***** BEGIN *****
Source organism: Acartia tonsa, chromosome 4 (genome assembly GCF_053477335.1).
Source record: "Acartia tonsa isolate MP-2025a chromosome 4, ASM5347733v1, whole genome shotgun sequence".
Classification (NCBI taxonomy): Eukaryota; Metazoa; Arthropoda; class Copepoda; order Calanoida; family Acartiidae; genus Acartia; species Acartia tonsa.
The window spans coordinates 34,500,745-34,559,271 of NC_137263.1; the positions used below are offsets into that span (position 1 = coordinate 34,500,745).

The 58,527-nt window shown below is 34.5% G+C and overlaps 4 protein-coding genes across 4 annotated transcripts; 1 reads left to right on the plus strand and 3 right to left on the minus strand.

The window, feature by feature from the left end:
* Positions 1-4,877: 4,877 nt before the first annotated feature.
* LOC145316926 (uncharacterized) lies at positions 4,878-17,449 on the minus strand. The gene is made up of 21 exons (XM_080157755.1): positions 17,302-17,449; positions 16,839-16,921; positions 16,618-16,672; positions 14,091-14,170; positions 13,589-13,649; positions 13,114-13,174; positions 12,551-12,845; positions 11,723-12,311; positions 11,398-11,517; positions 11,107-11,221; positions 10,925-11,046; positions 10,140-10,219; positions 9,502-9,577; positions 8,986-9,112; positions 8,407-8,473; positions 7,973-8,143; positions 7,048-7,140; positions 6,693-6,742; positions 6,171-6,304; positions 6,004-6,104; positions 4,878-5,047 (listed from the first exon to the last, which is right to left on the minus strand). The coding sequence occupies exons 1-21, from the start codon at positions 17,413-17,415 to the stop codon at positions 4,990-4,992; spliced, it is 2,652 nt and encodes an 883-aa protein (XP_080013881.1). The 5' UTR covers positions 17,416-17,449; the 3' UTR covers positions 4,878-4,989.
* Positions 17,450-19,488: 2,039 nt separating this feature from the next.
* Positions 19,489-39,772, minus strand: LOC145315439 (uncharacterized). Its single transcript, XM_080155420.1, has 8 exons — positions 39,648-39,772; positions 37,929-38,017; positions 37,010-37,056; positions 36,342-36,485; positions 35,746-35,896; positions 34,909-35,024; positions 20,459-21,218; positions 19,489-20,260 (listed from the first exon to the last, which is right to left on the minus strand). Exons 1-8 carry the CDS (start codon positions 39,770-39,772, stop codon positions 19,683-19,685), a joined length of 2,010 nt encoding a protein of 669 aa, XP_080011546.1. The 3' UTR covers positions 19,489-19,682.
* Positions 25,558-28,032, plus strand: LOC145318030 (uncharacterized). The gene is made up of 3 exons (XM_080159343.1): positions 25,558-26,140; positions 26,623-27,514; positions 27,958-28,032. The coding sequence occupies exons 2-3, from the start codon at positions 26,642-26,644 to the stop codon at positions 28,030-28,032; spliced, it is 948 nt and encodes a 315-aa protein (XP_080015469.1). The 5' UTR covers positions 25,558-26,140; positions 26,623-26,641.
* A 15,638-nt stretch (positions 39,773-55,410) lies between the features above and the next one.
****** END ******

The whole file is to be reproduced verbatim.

Source organism: Acartia tonsa, chromosome 4 (genome assembly GCF_053477335.1).
Source record: "Acartia tonsa isolate MP-2025a chromosome 4, ASM5347733v1, whole genome shotgun sequence".
Classification (NCBI taxonomy): Eukaryota; Metazoa; Arthropoda; class Copepoda; order Calanoida; family Acartiidae; genus Acartia; species Acartia tonsa.
The window spans coordinates 34,500,745-34,559,271 of NC_137263.1; the positions used below are offsets into that span (position 1 = coordinate 34,500,745).

The 58,527-nt window shown below is 34.5% G+C and overlaps 4 protein-coding genes across 4 annotated transcripts; 1 reads left to right on the plus strand and 3 right to left on the minus strand.

The window, feature by feature from the left end:
* Positions 1-4,877: 4,877 nt before the first annotated feature.
* LOC145316926 (uncharacterized) lies at positions 4,878-17,449 on the minus strand. The gene is made up of 21 exons (XM_080157755.1): positions 17,302-17,449; positions 16,839-16,921; positions 16,618-16,672; positions 14,091-14,170; positions 13,589-13,649; positions 13,114-13,174; positions 12,551-12,845; positions 11,723-12,311; positions 11,398-11,517; positions 11,107-11,221; positions 10,925-11,046; positions 10,140-10,219; positions 9,502-9,577; positions 8,986-9,112; positions 8,407-8,473; positions 7,973-8,143; positions 7,048-7,140; positions 6,693-6,742; positions 6,171-6,304; positions 6,004-6,104; positions 4,878-5,047 (listed from the first exon to the last, which is right to left on the minus strand). The coding sequence occupies exons 1-21, from the start codon at positions 17,413-17,415 to the stop codon at positions 4,990-4,992; spliced, it is 2,652 nt and encodes an 883-aa protein (XP_080013881.1). The 5' UTR covers positions 17,416-17,449; the 3' UTR covers positions 4,878-4,989.
* Positions 17,450-19,488: 2,039 nt separating this feature from the next.
* Positions 19,489-39,772, minus strand: LOC145315439 (uncharacterized). Its single transcript, XM_080155420.1, has 8 exons — positions 39,648-39,772; positions 37,929-38,017; positions 37,010-37,056; positions 36,342-36,485; positions 35,746-35,896; positions 34,909-35,024; positions 20,459-21,218; positions 19,489-20,260 (listed from the first exon to the last, which is right to left on the minus strand). Exons 1-8 carry the CDS (start codon positions 39,770-39,772, stop codon positions 19,683-19,685), a joined length of 2,010 nt encoding a protein of 669 aa, XP_080011546.1. The 3' UTR covers positions 19,489-19,682.
* Positions 25,558-28,032, plus strand: LOC145318030 (uncharacterized). The gene is made up of 3 exons (XM_080159343.1): positions 25,558-26,140; positions 26,623-27,514; positions 27,958-28,032. The coding sequence occupies exons 2-3, from the start codon at positions 26,642-26,644 to the stop codon at positions 28,030-28,032; spliced, it is 948 nt and encodes a 315-aa protein (XP_080015469.1). The 5' UTR covers positions 25,558-26,140; positions 26,623-26,641.
* A 15,638-nt stretch (positions 39,773-55,410) lies between the features above and the next one.